It’s about time targets were set for judges: Justice Nduma Nderi

Employment and Labour Relations Court Judge, Nduma Nderi, says his solution to the unending backlog of cases in the Judiciary is the introduction of measures to periodically gauge the performance of judges and magistrates.

Justice Nderi said he will seek the Legislature’s help in coming up with laws that set targets for justice dispensers.

Nderi believes when mandatory goals are set, then judges and magistrates would work towards meeting them, and, therefore, the backlog of cases would reduce sequentially.

The judge, who was interviewed by the JSC on Tuesday, May 4, is seeking to succeed Retired Justice John Boma Ojwang at the Supreme Court.

Justice Nderi said his grasping of the Constitution would help him dispense his duties. [File, Standard]

Nderi said the introduction of case-handling targets that must be met, would, among others, promote efficiency, increase productivity and significantly reduce unresolved cases.

The Judiciary has, in the recent and previous past, attributed case backlog to understaffing.

Justice Nderi emphasised the need for regional balance and background diversification at the Supreme Court, saying they would come in handy when handling cases of different nature, including election petitions.

Asked to explain how his background at the employment court would add value to the seven-member bar at the apex court, Justice Nderi said his grasping of the Constitution would help him dispense his duties.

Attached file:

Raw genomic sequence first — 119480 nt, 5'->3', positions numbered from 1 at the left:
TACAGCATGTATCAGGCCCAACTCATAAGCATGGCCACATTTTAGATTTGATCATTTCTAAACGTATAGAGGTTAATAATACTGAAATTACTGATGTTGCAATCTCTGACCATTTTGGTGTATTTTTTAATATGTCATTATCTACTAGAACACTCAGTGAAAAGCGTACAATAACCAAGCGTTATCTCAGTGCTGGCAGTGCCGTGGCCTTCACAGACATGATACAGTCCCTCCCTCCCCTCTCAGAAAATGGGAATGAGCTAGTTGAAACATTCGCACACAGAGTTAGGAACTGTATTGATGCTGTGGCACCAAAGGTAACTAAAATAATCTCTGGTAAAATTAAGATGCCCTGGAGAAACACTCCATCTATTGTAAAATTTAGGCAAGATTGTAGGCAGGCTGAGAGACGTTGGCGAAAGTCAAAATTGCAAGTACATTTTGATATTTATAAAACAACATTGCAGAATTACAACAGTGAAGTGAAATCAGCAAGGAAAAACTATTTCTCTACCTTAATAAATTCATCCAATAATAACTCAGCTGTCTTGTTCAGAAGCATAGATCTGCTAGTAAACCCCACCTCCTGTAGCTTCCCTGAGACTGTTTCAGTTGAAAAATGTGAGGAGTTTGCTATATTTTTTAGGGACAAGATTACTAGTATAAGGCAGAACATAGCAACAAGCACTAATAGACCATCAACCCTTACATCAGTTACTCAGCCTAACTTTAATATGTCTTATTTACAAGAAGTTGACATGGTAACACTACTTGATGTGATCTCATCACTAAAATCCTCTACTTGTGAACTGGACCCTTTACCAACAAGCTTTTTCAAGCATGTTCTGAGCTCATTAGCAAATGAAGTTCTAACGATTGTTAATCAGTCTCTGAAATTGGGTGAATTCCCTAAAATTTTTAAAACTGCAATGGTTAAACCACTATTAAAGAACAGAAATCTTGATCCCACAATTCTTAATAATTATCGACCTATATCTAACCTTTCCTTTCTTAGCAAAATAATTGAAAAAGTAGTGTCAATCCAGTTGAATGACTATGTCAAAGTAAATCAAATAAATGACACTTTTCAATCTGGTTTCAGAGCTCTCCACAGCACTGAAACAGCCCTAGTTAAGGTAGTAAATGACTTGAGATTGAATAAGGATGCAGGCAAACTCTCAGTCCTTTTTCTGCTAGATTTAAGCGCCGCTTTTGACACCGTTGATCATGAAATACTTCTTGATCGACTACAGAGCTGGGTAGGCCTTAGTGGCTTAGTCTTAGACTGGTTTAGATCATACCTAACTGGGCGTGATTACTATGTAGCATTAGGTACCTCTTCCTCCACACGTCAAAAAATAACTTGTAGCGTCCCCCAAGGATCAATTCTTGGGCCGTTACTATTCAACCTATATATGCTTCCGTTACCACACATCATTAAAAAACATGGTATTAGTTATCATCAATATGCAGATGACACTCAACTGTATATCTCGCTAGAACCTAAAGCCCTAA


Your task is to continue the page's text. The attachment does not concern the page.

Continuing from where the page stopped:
“I am familiar with other cases determined at the Supreme Court,” said Nderi, suggesting he was not new to the workings of the court.

The interviewee described himself as a just judge, whose “track record is clear”.

Nderi, a former Advocate of the High Court, was first appointed as a judge of the Employment and Labour Relations Court in 2012, two years after the court was set up by the new Constitution.

Nderi boasts of 31 years of legal experience. He has, previously, worked as an Advocate of the High Court in Kenya for five years. In 1992, he relocated to Swaziland (now known as Eswatini), where he continued practicing as a lawyer at the Office of the Attorney General in the southern African nation.

Nderi returned to Kenya after ending his stint in Eswatini in 2006.

Nderi had unsuccessfully interviewed for the Chief Justice position, which went to Martha Koome. Parliament is yet to vet Koome for the post.

Credit: Source link